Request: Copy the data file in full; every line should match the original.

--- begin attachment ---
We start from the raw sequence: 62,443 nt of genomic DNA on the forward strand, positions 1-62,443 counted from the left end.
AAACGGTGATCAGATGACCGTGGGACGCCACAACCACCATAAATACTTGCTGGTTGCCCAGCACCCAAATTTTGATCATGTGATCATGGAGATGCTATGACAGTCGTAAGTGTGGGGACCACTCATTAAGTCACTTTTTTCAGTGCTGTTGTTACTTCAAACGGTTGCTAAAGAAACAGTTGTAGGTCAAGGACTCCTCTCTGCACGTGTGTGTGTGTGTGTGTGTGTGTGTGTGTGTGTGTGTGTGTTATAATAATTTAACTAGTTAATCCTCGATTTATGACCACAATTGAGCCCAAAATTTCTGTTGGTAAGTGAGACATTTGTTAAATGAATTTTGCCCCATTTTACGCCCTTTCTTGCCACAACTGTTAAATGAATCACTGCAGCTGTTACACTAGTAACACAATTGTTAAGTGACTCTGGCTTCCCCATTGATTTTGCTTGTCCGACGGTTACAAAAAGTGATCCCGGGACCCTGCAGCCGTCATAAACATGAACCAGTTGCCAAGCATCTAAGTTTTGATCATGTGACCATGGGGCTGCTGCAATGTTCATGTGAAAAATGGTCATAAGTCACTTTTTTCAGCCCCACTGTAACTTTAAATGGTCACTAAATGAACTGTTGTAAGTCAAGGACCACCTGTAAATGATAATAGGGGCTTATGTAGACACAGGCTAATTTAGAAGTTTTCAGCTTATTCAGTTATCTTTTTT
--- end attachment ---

We start from the raw sequence: 62,443 nt of genomic DNA on the forward strand, positions 1-62,443 counted from the left end.
AAACGGTGATCAGATGACCGTGGGACGCCACAACCACCATAAATACTTGCTGGTTGCCCAGCACCCAAATTTTGATCATGTGATCATGGAGATGCTATGACAGTCGTAAGTGTGGGGACCACTCATTAAGTCACTTTTTTCAGTGCTGTTGTTACTTCAAACGGTTGCTAAAGAAACAGTTGTAGGTCAAGGACTCCTCTCTGCACGTGTGTGTGTGTGTGTGTGTGTGTGTGTGTGTGTGTGTGTGTTATAATAATTTAACTAGTTAATCCTCGATTTATGACCACAATTGAGCCCAAAATTTCTGTTGGTAAGTGAGACATTTGTTAAATGAATTTTGCCCCATTTTACGCCCTTTCTTGCCACAACTGTTAAATGAATCACTGCAGCTGTTACACTAGTAACACAATTGTTAAGTGACTCTGGCTTCCCCATTGATTTTGCTTGTCCGACGGTTACAAAAAGTGATCCCGGGACCCTGCAGCCGTCATAAACATGAACCAGTTGCCAAGCATCTAAGTTTTGATCATGTGACCATGGGGCTGCTGCAATGTTCATGTGAAAAATGGTCATAAGTCACTTTTTTCAGCCCCACTGTAACTTTAAATGGTCACTAAATGAACTGTTGTAAGTCAAGGACCACCTGTAAATGATAATAGGGGCTTATGTAGACACAGGCTAATTTAGAAGTTTTCAGCTTATTCAGTTATCTTTTTT